But there is a whole other group of people who would tell you that I’m a damned good friend, a wonderful mother, and a service to my community.  Because those people see my actions and the love behind them.  Best of all are the folks in my life who let me love on them.  2014 has been a year filled with many opportunities to love on people.  I’ve been able to be the hands and feet of Christ, outside of the church walls, over and over again this year and I can honestly say that I finally feel like God is using me and my talents more than ever. While I still feel like I could make a bigger impact on the world around me, I can at least see myself as a blessing to others.

Clearly, my little guy was right… Christmas is about love.  And this afternoon I’ve dried my tears and I intend to spend the remainder of the day resting, taking care of myself, making food for my family, and maybe watching another one of my favorite Christmas movies.  I will feel grateful that my life is filled to the brim with people who I love.  Who let me love them.  And I will love on my kids too, because they are a huge part of my ministry and were given to me, specifically, because I am capable of loving them best.

I may have forgotten to fill my children’s stockings but I can certainly be intentional about filling their hearts.  And I will make it my mission to try and fill my husband’s heart as well, forgiving him for what may have simply been an oversight on his part as much as the stocking stuffers were an oversight on mine.  But even if it wasn’t an over sight, it doesn’t matter.  My true gift is being given another day to love on him.  And I can totally do that.

Eclectic Decor for an Eclectic Family

When I was younger, I used to dream of moving to the Big Apple.  The theater, the art, the interesting people, the hustle and the bustle all seemed so very… romantic to me.  Of course, this was before I actually knew myself and realized I wasn’t a city girl at all.  Still, something about a place potentially full of weirdos like me was so very appealing to this girl stuck in Middle Tennessee (a place that has only started to grow on me once I started my journey as a homeschool mother).  In theory, had I ever actually gone forward with this fantasy, I would have been so very lost.  Trying to figure out where in NYC I would best fit in would have been no easy task.  Probably, I would have needed a resource, perhaps something akin to this amazing Neighborhood Guide by Urban Compass would have helped me figure out which area of the city would best fit my lifestyle and personality.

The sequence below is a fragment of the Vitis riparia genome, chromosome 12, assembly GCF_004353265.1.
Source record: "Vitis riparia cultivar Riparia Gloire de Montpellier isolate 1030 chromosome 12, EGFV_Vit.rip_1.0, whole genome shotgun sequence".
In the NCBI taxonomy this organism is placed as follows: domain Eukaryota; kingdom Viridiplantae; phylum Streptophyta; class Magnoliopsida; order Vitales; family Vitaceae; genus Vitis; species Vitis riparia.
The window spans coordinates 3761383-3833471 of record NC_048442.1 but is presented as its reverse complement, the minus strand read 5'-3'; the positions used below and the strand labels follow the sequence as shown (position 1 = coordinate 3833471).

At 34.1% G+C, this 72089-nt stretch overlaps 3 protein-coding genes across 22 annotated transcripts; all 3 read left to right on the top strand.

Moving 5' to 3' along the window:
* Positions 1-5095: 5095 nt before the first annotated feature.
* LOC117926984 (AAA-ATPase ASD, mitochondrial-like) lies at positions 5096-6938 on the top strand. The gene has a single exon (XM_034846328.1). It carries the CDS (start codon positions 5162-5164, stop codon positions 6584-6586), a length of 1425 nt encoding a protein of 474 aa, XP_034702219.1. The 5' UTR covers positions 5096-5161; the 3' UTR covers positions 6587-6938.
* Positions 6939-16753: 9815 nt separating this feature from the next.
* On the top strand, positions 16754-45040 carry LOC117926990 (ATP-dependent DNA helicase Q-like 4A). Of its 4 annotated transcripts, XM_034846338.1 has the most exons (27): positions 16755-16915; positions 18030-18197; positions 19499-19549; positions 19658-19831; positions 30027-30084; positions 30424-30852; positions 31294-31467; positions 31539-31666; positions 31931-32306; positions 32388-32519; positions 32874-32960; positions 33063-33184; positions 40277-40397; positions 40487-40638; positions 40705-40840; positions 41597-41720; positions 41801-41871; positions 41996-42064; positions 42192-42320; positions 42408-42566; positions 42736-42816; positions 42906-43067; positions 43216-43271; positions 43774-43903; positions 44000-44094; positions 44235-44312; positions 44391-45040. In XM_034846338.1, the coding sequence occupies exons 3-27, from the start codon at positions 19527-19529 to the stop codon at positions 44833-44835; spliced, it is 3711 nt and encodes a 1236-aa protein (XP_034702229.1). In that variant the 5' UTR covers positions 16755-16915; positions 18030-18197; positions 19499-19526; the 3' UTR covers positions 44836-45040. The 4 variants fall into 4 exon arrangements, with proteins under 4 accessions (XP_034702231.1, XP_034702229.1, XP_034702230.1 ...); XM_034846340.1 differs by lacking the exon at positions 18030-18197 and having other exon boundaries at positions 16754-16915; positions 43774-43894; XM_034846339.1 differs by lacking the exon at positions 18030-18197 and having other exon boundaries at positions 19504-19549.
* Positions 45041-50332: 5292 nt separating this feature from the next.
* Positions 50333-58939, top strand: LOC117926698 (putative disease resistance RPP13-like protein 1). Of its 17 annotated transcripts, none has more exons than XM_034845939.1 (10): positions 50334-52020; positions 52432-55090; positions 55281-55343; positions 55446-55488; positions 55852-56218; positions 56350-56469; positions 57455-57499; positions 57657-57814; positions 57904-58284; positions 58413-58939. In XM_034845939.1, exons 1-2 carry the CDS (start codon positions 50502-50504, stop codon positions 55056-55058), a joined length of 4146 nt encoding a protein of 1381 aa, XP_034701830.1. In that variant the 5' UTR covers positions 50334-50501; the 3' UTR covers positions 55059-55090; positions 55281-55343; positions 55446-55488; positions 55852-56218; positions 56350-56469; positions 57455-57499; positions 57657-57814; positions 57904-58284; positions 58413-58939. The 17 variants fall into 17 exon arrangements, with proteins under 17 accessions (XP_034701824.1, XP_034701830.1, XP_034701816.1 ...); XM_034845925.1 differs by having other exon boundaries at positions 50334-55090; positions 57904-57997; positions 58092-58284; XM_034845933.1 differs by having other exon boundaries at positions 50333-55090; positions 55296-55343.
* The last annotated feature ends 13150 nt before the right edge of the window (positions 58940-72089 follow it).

As a family with rather eclectic tastes, it would have been nice to have had a resource like Urban Compass available to us eight years ago when we were house hunting.  We are certainly a group of people who rarely fit in anywhere!  Nothing reflects how odd we are better than our home decor.  Even the holiday decorations that adorn our living space mirror how eccentric we happen to be.

Eclectic is the best word to describe our homeschooling style and I’d dare say it’s also the best word to describe our Christmas decor. From natural touches to pop culture figures, our home displays a wide-range of tastes, revealing the scope of interests represented in our household.

Just take a look.

SONY DSCThis year we bought a new Christmas tree for our living area.  Twelve years ago, when my husband and I were planning our holiday-themed wedding, we purchased two used, but matching, Christmas trees from a local thrift shop.  I gave one of them to my mom and kept the other for our new home.  By this year, it was in disrepair and looked terrible.  Plus, if I am being honest here, I have always detested green Christmas trees and instead dreamed of having this vintage get up here (and I will some day, dang it.  Just you wait and see).  Hubby wasn’t down with spending this kinda cash on a Christmas tree this year, though, and he also didn’t care for this rainbow tree I went on about so it was to Walmart he traveled for a $30 white tree.  He got colored lights with white wire and all was well in the world.  Except it was so well, that I have not exactly wanted to put any ornaments on this tree.  Some might find it hard to believe but once in a while, I believe that less is more.  And the simplicity of this white tree with colored lights… I don’t want to tarnish it.  My oldest son was not happy about the lack of ornaments on the tree, despite the fact that I decorated the tree he had in his hospital room four years ago when he lived there for the holidays.